A Quality Control Program for the Office of the Illinois State Fire Marshal

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By Kenneth E. Wood

The Office of the Illinois State Fire Marshal (OSFM) Division of Fire Prevention (DFP) conducts thousands of annual code enforcement inspections. The DFP's enforcement program suffered from what was perceived by OSFM management to be a high number of errors in the application of adopted codes. The problem was that benefits of a formalized quality control program (QCP) had never been investigated by the agency. Therefore, the OSFM may have been missing an opportunity to increase code enforcement effectiveness as the result of unfamiliarity with QCPs.

The purpose of this research was to identify whether recognized methods of quality control used in private business environments or other public agencies were applicable or adaptable to the OSFM as a method of enhancing code enforcement effectiveness. The research questions asked were:

  1. How can a QCP benefit the OSFM's DFP?
  2. What factors are important to the establishment and operation of a QCP?
  3. Are QCPs developed for the private sector applicable to public agencies, and fire service code enforcement agencies in particular?
  4. How are QCPs used in other fire service code enforcement agencies?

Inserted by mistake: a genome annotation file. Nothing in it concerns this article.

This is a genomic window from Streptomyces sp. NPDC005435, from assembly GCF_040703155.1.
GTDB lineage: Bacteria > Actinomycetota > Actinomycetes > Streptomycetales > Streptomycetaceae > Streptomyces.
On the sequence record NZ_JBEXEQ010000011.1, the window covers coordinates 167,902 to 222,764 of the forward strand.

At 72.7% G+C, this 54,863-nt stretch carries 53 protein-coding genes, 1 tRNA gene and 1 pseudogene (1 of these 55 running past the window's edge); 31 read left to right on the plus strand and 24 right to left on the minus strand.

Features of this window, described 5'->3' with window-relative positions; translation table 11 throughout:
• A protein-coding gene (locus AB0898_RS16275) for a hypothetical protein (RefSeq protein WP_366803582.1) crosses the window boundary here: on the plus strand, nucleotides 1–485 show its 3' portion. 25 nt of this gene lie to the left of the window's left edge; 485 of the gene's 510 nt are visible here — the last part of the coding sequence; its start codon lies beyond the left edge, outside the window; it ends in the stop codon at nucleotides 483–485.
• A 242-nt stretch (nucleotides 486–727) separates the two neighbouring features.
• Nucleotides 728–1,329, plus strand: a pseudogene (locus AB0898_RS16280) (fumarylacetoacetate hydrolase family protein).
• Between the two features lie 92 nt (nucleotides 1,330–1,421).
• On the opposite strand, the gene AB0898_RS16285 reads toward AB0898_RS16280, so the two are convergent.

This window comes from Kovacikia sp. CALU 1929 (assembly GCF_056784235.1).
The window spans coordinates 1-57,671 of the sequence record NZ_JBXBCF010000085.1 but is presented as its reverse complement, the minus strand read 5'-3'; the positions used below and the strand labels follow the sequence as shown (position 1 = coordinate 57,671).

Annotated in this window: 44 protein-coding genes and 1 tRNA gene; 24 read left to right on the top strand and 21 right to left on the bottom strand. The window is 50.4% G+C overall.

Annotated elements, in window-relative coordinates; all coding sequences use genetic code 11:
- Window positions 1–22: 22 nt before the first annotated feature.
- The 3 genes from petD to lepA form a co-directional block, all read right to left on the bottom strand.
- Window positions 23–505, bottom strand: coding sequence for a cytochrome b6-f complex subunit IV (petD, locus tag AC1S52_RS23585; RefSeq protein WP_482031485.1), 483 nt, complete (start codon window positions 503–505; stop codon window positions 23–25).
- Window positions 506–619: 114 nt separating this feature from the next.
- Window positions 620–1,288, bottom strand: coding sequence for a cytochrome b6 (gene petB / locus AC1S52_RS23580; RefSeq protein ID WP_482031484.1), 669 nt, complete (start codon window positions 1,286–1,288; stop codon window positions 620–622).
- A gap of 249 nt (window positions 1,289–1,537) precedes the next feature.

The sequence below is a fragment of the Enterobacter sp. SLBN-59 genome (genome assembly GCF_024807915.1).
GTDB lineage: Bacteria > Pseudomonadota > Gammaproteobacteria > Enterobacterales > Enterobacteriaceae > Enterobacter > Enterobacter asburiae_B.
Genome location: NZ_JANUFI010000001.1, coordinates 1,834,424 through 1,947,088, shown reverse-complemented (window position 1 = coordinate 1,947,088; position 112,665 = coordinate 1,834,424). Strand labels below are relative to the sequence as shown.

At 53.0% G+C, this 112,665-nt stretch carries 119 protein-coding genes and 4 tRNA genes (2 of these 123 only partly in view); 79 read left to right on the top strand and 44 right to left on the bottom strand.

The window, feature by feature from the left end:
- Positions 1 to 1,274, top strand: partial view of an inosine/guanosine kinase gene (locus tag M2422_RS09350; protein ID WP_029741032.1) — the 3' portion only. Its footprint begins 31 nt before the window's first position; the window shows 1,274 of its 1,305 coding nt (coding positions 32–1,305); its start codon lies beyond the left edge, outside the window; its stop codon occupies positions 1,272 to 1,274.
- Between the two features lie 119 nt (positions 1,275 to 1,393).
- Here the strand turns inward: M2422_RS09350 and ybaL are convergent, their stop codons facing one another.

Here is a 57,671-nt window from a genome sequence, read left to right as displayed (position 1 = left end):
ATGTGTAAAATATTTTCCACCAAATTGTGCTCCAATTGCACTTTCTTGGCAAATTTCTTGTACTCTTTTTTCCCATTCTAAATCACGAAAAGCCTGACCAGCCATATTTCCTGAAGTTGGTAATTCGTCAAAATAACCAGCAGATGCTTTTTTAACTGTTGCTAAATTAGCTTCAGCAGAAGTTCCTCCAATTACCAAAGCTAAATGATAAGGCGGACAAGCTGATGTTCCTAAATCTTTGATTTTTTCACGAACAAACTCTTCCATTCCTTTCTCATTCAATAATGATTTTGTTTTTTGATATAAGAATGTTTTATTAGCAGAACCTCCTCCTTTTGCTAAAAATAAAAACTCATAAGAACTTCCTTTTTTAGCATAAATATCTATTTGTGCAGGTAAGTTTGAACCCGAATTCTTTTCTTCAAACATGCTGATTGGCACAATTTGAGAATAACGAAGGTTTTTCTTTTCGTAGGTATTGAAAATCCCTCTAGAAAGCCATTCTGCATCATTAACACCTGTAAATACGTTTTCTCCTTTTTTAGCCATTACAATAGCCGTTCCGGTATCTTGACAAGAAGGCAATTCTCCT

5. How can a QCP be implemented in the OSFM's DFP?

Historical and evaluative research was conducted. An extensive literature review was performed. Survey instruments were sent to all states as well as fire departments exercising jurisdiction over the 30 largest U.S. cities. A survey was also conducted of fire departments that have had an Executive Fire Officer Program (EFOP) graduate within their administration to determine their extent of familiarity with, or use of, QCPs.

Results identified a variety of QCPs and quality concepts. Consistent in relevant literature was the need for public agencies to consider those they serve as "customers," even in a regulatory environment. Also revealed was a need for management to support the QCP and the necessity of allowing employees to be a part of the QCP formulation and application process. Furthermore, the work revealed a perception by experts that QCPs developed in the private business arena were applicable to the public sector. However, survey results revealed that the application of QCPs to public fire prevention enforcement programs has not been well explored and few fire service agencies at either the state or local level could be identified as using a QCP.

Resulting recommendations included (a) changing the focus of DFP management from judging performance based upon the number of inspections completed, to one in which the accuracy of the work is considered, (b) establishing a method to gather customer satisfaction data, (c) forming a joint OSFM labor-management committee to develop a formal QCP, (d) developing inspector specialists to handle less frequent inspections at more challenging occupancies, and (e) establishing a reward system to recognize quality inspector performance.